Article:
Health-related quality of life among antiretroviral therapy (ART) experienced and ART naїve adults attending an urban HIV clinic in Kampala, Uganda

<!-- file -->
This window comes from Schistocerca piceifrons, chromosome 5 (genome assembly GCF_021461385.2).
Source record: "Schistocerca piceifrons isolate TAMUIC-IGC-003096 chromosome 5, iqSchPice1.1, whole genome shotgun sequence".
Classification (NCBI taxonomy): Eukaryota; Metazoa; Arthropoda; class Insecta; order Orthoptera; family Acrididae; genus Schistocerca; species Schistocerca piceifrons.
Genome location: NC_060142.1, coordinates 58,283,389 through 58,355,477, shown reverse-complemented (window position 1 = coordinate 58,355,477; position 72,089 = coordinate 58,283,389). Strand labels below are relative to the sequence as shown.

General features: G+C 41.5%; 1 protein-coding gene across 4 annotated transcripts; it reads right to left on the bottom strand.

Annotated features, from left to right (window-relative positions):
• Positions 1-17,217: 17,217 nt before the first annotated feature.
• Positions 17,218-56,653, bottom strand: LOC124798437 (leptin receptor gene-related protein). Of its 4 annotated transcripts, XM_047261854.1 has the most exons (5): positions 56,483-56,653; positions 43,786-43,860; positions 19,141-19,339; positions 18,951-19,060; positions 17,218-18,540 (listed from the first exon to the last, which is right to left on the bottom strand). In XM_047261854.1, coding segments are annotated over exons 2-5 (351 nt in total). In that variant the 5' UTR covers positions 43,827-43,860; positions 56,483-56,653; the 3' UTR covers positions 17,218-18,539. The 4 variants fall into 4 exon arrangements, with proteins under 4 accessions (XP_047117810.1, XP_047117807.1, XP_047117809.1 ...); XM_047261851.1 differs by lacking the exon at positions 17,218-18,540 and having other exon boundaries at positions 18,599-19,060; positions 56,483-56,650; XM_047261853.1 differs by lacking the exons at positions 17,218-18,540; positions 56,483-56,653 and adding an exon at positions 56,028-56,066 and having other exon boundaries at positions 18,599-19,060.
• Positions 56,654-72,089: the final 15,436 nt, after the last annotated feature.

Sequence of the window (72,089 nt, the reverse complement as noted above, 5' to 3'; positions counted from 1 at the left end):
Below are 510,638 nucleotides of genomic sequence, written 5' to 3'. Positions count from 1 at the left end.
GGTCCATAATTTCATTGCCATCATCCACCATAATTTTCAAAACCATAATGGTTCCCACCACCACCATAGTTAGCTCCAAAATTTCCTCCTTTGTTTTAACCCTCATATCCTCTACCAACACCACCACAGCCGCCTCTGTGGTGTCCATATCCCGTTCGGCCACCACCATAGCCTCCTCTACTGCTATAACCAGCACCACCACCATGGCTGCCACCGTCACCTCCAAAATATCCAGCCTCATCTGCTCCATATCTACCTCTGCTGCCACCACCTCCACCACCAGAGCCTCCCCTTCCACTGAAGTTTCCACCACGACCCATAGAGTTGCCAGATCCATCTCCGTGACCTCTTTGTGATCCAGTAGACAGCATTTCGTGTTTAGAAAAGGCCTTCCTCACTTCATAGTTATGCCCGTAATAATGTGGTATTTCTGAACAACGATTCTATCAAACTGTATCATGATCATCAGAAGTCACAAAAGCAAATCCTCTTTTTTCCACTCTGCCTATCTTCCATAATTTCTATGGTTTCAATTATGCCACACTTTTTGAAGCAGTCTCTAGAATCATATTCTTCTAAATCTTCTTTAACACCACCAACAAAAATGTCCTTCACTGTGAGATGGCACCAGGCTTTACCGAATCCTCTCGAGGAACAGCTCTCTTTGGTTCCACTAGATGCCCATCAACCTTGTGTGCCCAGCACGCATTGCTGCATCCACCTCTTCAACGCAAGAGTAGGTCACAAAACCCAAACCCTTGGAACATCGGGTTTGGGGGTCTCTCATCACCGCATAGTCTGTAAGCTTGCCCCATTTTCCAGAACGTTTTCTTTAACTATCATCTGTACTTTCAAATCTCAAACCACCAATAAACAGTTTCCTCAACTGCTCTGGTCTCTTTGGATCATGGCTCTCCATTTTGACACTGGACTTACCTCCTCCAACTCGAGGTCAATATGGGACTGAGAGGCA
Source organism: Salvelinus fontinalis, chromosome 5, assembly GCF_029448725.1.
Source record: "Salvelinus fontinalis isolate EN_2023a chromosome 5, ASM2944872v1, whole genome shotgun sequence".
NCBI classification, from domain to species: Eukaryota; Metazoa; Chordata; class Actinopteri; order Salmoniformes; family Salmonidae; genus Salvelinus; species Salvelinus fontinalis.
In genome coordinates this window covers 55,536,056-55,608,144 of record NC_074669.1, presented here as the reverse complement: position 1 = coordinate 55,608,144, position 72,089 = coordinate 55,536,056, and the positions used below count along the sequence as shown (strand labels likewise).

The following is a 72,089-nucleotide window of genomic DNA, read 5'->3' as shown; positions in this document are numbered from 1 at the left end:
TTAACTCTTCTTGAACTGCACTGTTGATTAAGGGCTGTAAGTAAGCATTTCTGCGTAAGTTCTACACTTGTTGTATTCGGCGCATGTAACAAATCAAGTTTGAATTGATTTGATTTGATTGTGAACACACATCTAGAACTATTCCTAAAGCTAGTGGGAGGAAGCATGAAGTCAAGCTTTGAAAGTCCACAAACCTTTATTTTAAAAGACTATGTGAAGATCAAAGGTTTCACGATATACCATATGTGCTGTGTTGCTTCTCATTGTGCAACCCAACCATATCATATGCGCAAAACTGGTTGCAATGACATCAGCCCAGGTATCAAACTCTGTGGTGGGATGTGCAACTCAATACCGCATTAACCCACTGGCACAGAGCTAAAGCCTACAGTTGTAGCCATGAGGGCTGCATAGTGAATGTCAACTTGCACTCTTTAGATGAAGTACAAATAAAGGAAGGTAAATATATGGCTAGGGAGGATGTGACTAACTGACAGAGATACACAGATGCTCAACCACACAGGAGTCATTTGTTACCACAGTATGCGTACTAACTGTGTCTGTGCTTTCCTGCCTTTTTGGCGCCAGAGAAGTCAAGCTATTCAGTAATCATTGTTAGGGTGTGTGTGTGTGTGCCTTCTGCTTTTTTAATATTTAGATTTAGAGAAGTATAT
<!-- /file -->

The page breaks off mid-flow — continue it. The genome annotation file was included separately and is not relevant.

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Introduction: Antiretroviral therapy has reduced HIV/AIDS related mortality. However, unlike in developed countries, little is documented about it’s the impact on Health-related quality of life (HRQoL) in developing countries, where HRQoL is rarely assessed. This highlights a deficiency in assessment of health status of HIV infected people in clinical setting where ART scale-up continues to expand. General objective: To measure HRQoL among HIV-infected adults attending an HIV clinic in Kampala using the medical outcome study HIV tool and to assess the reliability, convergent and discriminant validity of this tool in this setting Specific Objectives: 1) To measure reliability, convergent and discriminant validity of the adopted MOS-HIV tool in assessing HRQoL in an urban HIV clinic 2) To compare scores of HRQoL scales between ART-experienced and ART-Naïve individuals attending an urban HIV clinic using the MOS-HIV tool 3) To determine factors associated with HRQoL among ART-experienced and ART-Naive patients attending an urban HIV clinic Study Design: Across sectional study with a random sample of 188 participants. Results: Overall, ART-experienced patients had higher HRQoL scores than ART-Naïve patients. Reliability coefficients were >0.8 for all scales and the attenuated correlations were < 0.85confirming discriminant and convergent validity. The expected average difference between an ART-Experienced patient who had attained post secondary education and one with pre secondary education was 4.78 for PHS score and 5.42 for MHS score. The expected average difference in the MHS score between an ART-Naive patient who had employment and one who did not have employment was 4.47. The expected average difference in PHS and MHS for an HIV infected adult was between 6.5 and 8.4 holding other variables in the model constant. Conclusion: Education level, presence of symptoms and employment status are associated with HRQoL. The MOS-HIV tool is a reliable and valid tool to measure HRQoL among HIV-infected adults in Uganda.